One of the requirements the administrator or custodian of your self-directed IRA account places on you is that you must submit a fair market valuation (FMV) of assets owned by your IRA annually. If you do not, they may use the balance of the note as the value of the asset. This can result in higher fees, higher taxes, and higher Required Minimum Distributions (RMDs) if you are of that age.

Real estate assets, promissory notes, private placements, tax certificates, tax deeds, etc. are each specific types of assets and must be appraised by a qualified third-party appraiser using set standards. Other assets, such as bank or brokerage accounts should have year-end statements proving their value and will not require a third-party appraisal.

Why are promissory note appraisals performed?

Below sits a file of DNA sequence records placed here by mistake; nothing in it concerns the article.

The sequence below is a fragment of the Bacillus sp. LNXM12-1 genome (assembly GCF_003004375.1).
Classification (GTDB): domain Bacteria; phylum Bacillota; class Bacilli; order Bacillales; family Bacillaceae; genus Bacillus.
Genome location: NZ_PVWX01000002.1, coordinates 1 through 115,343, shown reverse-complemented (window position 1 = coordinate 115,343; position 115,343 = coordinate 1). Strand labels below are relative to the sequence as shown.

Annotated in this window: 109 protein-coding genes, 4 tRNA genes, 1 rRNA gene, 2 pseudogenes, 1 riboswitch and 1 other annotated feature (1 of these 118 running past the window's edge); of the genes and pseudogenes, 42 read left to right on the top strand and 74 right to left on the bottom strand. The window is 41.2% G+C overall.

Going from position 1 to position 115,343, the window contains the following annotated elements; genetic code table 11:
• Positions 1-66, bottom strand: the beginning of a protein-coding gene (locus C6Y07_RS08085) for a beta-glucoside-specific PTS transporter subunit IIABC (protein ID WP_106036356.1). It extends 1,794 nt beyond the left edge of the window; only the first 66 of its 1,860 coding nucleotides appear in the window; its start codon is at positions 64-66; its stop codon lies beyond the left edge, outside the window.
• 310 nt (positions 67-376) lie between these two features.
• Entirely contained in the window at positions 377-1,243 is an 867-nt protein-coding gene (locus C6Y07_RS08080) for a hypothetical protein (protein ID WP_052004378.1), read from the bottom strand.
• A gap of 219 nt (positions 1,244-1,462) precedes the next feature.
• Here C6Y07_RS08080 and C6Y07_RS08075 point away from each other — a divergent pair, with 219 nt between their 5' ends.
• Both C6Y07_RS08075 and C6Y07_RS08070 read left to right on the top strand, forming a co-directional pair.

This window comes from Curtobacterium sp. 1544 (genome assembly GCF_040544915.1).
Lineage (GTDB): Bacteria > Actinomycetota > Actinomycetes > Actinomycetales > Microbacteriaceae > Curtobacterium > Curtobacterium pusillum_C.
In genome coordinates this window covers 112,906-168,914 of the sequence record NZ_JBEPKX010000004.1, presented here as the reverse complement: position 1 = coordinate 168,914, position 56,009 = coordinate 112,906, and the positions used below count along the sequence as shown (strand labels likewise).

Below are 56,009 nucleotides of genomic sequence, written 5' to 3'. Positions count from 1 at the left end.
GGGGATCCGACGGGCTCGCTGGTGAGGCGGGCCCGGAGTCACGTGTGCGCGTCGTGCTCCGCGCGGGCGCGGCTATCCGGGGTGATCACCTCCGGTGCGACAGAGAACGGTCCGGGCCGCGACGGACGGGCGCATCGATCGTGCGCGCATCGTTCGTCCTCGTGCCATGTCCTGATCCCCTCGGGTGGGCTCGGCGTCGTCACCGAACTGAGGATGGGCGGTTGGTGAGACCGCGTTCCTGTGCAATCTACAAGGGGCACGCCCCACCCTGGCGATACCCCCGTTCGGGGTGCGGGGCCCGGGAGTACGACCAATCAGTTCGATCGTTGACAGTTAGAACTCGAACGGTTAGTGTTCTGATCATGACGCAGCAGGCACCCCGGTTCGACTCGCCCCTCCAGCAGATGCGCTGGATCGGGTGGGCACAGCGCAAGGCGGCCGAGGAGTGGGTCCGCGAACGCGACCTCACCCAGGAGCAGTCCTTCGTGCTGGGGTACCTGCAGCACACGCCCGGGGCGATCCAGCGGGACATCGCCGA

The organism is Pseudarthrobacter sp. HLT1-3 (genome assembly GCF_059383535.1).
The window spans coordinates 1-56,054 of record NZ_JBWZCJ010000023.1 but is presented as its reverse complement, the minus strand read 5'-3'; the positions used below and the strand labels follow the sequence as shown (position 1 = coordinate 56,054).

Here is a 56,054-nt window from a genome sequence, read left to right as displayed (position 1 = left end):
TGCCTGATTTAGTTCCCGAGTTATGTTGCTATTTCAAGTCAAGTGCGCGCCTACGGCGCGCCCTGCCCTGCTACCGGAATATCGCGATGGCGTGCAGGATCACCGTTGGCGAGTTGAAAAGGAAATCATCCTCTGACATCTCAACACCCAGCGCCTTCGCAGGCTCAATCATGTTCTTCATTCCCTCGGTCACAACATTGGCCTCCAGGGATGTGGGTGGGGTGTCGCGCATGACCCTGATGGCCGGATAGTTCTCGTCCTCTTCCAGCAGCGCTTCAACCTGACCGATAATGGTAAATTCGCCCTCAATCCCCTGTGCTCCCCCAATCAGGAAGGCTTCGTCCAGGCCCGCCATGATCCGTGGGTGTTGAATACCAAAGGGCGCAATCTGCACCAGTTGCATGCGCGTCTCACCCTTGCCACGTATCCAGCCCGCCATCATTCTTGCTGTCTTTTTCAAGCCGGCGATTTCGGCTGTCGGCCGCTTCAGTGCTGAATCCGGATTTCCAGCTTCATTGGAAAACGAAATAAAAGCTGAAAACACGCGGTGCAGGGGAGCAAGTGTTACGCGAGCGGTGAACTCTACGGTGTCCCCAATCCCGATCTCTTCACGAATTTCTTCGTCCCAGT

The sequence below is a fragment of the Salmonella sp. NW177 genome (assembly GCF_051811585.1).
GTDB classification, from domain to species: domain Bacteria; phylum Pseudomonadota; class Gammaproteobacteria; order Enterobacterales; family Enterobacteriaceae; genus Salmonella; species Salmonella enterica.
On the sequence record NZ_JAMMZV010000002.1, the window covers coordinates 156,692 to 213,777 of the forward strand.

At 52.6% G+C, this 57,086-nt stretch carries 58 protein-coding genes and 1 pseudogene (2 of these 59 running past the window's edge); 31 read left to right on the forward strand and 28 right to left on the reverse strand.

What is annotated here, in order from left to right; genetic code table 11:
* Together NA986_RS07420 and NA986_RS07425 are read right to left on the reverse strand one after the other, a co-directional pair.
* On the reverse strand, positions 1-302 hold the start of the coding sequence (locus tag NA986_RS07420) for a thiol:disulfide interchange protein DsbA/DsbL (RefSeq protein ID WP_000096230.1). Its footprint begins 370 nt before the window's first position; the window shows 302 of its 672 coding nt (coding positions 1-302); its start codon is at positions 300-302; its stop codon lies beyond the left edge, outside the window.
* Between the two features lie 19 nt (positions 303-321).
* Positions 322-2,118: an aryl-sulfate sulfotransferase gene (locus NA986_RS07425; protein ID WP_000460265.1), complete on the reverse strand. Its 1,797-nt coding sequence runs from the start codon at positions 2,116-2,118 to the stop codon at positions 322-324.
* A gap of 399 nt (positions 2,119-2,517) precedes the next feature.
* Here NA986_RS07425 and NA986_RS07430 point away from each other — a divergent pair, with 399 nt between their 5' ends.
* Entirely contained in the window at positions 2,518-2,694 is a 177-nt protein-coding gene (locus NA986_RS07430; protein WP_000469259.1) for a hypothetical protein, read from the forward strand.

Promissory note appraisals are done for the following reasons:

  • Estate Planning
  • To save you or your clients from overpaying taxes
  • A note in an estate being probated may need to be appraised
  • Notes invested in a pension/profit-sharing plan may need annual valuations
  • A client may be receiving payments from a personal injury settlement
  • Perhaps one party in a divorce settlement accepted a note as his or her share
  • When a client needs to sell part or all of a note for cash, he or she may want an independent source to set a price on a note. The math is only a part of the valuation process.

Types of Note Appraisal situations that we have worked with include:

  • Secured or unsecured notes
  • Business notes with/without real estate
  • Seller carryback notes from sale of real estate
  • Seller carryback notes from sale of a mobile home
  • Promissory notes–trust deeds–mortgages
  • Personal notes, gift notes
  • Bank /mortgage company notes
  • Residential, commercial, industrial, and land notes
  • Property settlement notes
  • Partial Interest notes
  • Real estate notes
  • Performing or non-performing notes
  • Defaulted notes
  • Inheritances